I’ve had a lot of interest in my etched copper jewellery since we published our super-pretty copper etching video, but I wasn’t entirely satisfied with my workflow. I’ve been doing some experiments to improve the issue, and in the past few days I’ve made some great progress!
Resistance felt futile
My first problem was in selecting the material which will form the design, and resist the etchant’s blandishments, leaving bright, smooth, shiny copper behind. Here are a few I’ve tried in the past, and how they’ve let me down:
- Wax – Fiddly to apply, brittle – will chip or flake when you scratch a design.
- Staedler Lumocolor pen – When working on a very detailed design, subsequent lines will lift off ink, especially around the edge of each stroke, wit ‘orrible results. Can be good for broad coverage though, if applied quickly so it all dries together. Easy and neat to scratch designs on. Hard to mend, though.
- Sharpie – Different kinds of sharpie use different inks, and it tends to dissolve itself, as above.
- Nail polish – Horrible stuff to work with! Thick, gloopy, and peels off very easily when you’re trying to scratch a design. Takes an age to dry.
- Acrylic paint – Another fiddly medium, hard to get good coverage without it balling up, and can’t scratch designs without it flaking off. Also takes an age to dry.
It’s a struggle to fulfil customers’ expectations when I can’t rely on being able to produce consistently good etches (discarding what falls below my standards!), and I have to laboriously re-draw every detail each time on recalcitrant surfaces with uncooperative materials.
I had read about using laser printer toner – transferring designs from paper to metal using a household iron – and it sounded like the perfect solution. After my housemate adopted a stray Brother laser printer I performed a variety of unsuccessful experiments with almost every kind of paper I could find in the house, and was just about to bite the bullet and buy expensive specialist paper when I came across a fantastic tip! The secret: using the left-over backing sheets from Avery laser-printable sticky address labels! The very thing I’d recently started using for shipping out my jewellery orders!
The next part is the backing. It’s important to protect the back of whatever you’re etching, so that there’s still something left when you pull it out of the tank. In the past I’ve coated pieces individually with nail varnish, wax, ink or paint – fiddly, time-consuming and with variable results. I’ve recently, however, come up with a new batch-making process – coat a small piece of plastic with a thick layer of acrylic paint, drop the copper pieces onto it, and wait for the paint to dry before drawing on the designs with pen and dropping the whole thing into the etching tank. Effective, but time-consuming, and sometimes a pain to get off the copper pieces afterwards.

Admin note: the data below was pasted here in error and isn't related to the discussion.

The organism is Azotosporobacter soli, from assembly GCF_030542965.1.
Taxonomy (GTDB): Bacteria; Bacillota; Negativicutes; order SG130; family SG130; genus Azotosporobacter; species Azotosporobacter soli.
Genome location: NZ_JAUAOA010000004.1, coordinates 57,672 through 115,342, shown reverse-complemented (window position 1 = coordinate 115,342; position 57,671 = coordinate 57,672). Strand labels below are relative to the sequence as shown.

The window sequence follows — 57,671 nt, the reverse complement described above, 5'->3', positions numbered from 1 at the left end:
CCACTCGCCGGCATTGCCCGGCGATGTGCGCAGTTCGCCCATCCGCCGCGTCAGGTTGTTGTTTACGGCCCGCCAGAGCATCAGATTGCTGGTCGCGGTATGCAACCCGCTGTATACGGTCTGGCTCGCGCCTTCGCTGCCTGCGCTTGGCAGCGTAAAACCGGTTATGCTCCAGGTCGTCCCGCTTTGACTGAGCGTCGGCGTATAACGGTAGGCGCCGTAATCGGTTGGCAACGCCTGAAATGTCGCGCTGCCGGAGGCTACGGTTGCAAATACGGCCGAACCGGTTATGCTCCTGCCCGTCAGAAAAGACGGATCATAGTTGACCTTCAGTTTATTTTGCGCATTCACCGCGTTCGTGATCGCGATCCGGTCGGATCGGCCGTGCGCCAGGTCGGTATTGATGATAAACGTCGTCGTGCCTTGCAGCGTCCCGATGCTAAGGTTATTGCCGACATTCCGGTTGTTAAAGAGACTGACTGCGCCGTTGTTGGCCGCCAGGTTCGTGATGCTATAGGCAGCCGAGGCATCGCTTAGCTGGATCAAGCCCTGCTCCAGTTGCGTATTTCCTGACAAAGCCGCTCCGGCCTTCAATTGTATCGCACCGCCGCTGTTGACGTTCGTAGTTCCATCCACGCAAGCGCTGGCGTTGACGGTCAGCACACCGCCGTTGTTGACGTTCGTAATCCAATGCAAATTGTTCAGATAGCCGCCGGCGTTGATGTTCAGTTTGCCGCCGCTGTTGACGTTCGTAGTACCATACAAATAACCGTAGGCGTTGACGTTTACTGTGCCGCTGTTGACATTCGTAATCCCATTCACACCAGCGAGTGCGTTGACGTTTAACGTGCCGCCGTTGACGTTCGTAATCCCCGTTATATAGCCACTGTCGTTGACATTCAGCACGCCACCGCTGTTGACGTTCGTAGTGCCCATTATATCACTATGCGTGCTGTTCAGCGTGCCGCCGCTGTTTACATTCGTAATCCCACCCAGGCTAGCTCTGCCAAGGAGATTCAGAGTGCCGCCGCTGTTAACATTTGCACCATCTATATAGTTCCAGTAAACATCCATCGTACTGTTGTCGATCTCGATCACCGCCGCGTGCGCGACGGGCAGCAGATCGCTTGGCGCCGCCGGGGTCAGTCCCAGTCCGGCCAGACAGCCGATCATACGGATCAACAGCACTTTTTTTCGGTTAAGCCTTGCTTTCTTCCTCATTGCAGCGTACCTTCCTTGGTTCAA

But now, I think I have the ultimate solution – vaseline! :D I use the same general idea, smearing it thickly onto plastic, but now I prepare the design in advance, then smoosh the copper pieces into the vaseline and throw the whole lot straight in the tank. My tests worked beautifully, with perfect protection of the back, holding the pieces very firmly but releasing them easily (running the whole lot under the cold water even solidified the vaseline, so most of it was left on the plastic), and the clean-up was super easy.
My first test (my Making Tuesdays dancing crocodile logo) transferred beautifully, far better than I could have hoped – not a speck of toner was left behind! It was tricky to line up the design with the disc, though, so I’ll have to work on that. The vaseline did its job beautifully, and the whole process was probably the quickest and smoothest etch I’ve ever done! It was a quickie (1 hour etch) so the design isn’t as deep as it could be, but I’m really happy with the techinques, and will be diving into the rest of my commissions with joy. (After a few more tests with resolution, detail and alignment…)